Aaron Rodgers hopes to have decision “sooner rather than later”
GREEN BAY, Wis. (AP) - Green Bay Packers quarterback Aaron Rodgers, days after emerging from his darkness retreat, says he hopes to make a decision on his future “sooner rather than later.”
The four-time MVP said in an interview on the Aubrey Marcus Podcast released Wednesday that it’s best for everyone to have a decision soon.
Rodgers, 39, spent much of the 1½-hour conversation describing his recent isolation retreat in which he said he spent four days alone in a dark room.
Rodgers said he feels good about upcoming conversations and doesn’t “want to drag anybody around” in deciding on a potential 19th season. He also said he contemplated answers to a lot of questions and insecurities about retirement -- how he would spend his free time, where he would live, and “How would I fill the competitive hole in my heart? I’ve played sports since I was 6 years old.”
“There’s a finality to the decision,” Rodgers said. “I don’t make it lightly. I don’t want to drag anybody around.”
The podcast was released one day after Packers general manager Brian Gutekunst was asked about Rodgers and said that they “haven’t had the conversations that we need to have yet.” Gutekunst indicated he hoped a decision was made by the start of free agency on March 15.
“There’s been some contact back and forth,” Gutekunst said. “Obviously he’s had some things on his plate. Hopefully those things will happen soon.”
Gutekunst also indicated that he believes 2020 first-round pick Jordan Love is ready to be an NFL starting quarterback. Love has backed up Rodgers the past three seasons.
Rodgers, who is due to make about $59.5 million if he plays, noted that “for everyone involved, directly and indirectly it’s best for a decision earlier.”
He referenced the latter stages of Brett Favre’s career in Green Bay, when the Packers didn’t know whether the Hall of Fame quarterback would play or retire. Rodgers backed up Favre for the first three seasons of his career.
Favre did retire in the spring of 2008 before changing his mind, leading the Packers to trade him to the New York Jets because they already had announced Rodgers as their starter.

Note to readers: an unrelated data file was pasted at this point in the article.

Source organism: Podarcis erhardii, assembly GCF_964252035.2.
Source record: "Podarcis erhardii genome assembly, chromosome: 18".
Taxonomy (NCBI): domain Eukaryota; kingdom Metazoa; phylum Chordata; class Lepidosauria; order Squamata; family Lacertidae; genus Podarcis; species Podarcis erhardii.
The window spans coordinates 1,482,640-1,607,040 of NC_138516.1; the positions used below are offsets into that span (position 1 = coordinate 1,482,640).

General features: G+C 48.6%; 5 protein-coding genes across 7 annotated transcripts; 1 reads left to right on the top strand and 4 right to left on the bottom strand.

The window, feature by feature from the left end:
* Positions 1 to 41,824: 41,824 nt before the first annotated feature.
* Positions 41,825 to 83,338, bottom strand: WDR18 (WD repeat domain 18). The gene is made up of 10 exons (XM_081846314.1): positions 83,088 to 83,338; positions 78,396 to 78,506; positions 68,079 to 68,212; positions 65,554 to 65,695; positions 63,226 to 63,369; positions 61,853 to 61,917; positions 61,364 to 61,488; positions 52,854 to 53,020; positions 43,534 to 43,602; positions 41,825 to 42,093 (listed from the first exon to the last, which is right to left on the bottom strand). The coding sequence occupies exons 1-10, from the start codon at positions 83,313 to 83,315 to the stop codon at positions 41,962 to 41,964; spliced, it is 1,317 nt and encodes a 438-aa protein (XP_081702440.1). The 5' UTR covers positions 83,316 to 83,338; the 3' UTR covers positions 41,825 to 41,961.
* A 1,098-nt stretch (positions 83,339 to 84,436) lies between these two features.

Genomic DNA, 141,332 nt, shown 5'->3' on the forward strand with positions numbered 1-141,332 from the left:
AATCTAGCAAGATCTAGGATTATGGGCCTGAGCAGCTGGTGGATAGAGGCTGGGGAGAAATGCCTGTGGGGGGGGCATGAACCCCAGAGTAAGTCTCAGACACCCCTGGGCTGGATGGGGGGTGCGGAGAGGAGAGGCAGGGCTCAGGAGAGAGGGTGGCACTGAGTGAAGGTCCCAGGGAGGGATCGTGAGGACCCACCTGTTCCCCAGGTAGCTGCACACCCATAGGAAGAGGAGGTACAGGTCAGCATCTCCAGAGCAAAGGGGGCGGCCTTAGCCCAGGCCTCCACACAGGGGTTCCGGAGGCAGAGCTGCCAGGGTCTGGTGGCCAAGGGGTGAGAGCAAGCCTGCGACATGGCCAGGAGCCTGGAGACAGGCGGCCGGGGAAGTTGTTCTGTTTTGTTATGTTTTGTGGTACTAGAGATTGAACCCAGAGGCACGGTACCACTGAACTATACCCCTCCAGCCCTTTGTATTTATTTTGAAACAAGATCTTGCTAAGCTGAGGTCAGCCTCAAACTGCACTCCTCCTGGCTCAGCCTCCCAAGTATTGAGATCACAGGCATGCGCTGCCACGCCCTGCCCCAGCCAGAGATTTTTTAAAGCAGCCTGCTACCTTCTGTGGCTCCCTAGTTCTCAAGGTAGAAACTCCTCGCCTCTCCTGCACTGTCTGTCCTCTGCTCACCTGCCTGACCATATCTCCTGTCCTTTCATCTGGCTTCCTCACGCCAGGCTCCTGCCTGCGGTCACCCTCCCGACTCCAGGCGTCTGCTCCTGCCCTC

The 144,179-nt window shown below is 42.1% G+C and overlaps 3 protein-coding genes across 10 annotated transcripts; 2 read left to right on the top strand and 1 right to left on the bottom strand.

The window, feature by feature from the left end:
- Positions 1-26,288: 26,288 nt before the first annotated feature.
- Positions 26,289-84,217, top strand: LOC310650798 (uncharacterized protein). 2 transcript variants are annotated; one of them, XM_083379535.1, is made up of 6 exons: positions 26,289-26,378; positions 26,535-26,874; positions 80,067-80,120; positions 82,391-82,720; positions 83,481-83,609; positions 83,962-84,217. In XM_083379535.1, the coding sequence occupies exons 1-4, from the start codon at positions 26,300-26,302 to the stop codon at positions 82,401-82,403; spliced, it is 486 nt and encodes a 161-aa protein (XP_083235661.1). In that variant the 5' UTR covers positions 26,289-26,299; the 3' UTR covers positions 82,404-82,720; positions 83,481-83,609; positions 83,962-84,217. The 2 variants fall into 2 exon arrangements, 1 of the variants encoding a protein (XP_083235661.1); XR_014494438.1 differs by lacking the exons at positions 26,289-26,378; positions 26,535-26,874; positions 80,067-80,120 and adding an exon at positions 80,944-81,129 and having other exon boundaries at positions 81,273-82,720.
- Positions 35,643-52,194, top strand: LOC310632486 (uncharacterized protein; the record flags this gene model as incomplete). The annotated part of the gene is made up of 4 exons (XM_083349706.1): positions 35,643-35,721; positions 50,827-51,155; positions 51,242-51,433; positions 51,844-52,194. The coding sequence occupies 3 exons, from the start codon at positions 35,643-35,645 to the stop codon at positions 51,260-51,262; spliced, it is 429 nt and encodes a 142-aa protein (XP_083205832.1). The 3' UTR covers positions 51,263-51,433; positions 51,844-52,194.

“Look, I’m answering questions about it because I get asked about it,” Rodgers said. “I’m talking about it because it’s important to me. If you don’t like it and think it’s drama, me being a diva or whatever, just tune it out. That’s fine. But this is my life. It’s important to me. I’ll make a decision soon enough and we’ll go down that road and be really excited about it.”
Rodgers has noted he planned this retreat several months ago and that it wasn’t planned specifically so that he could think about his football future. Rodgers said he wanted a chance to “disconnect from technology and from the world” and give himself “the gift of rest.”
But the solitude did give him plenty of opportunities to consider the possibilities.
Rodgers said he would have plenty of incentive if he does come back after a 2022 season in which he had his lowest passer rating as a starter after the Packers went 8-9 and missed the playoffs.
He compared it to the situation he faced heading into 2020, which marked the Packers’ second year under coach Matt LaFleur and the season after the team drafted Love. Rodgers earned MVP honors in 2020 and 2021.
“I’ve been doubted before,” Rodgers said. “Honestly I felt in the first year that Matt was here, Matt was in Green Bay in ‘19 and I felt at times like a game manager, like I didn’t quite understand what we were doing at times on offense. My job was to take care of the football and I did. I threw four interceptions and 26 touchdowns, and we were 13-3, but I felt like there was so much more. Then they drafted my replacement and I won MVP twice, and I threw 85 touchdowns and nine interceptions in two years.
“Obviously there were some changes that happened on the team and the coaching staff and I didn’t have my best year playing (last season) and there are probably people who think I’m done. They thought I was done before I became COVID MVP twice. So there would be plenty of inspiration down that road.”
Copyright 2023 Associated Press. WBAY contributed to this report.